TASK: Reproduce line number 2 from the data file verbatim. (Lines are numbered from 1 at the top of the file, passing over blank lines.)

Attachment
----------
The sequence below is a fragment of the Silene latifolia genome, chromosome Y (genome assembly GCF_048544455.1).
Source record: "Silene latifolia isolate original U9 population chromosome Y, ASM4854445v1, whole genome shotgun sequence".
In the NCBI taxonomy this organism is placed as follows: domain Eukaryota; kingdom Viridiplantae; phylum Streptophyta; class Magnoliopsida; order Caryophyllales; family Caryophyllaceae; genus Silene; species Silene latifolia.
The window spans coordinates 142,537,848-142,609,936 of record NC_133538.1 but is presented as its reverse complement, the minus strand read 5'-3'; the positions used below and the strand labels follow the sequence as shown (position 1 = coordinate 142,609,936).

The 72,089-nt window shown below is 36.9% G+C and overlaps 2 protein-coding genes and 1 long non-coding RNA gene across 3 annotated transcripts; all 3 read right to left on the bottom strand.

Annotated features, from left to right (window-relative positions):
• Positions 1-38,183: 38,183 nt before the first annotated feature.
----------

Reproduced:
Source record: "Silene latifolia isolate original U9 population chromosome Y, ASM4854445v1, whole genome shotgun sequence".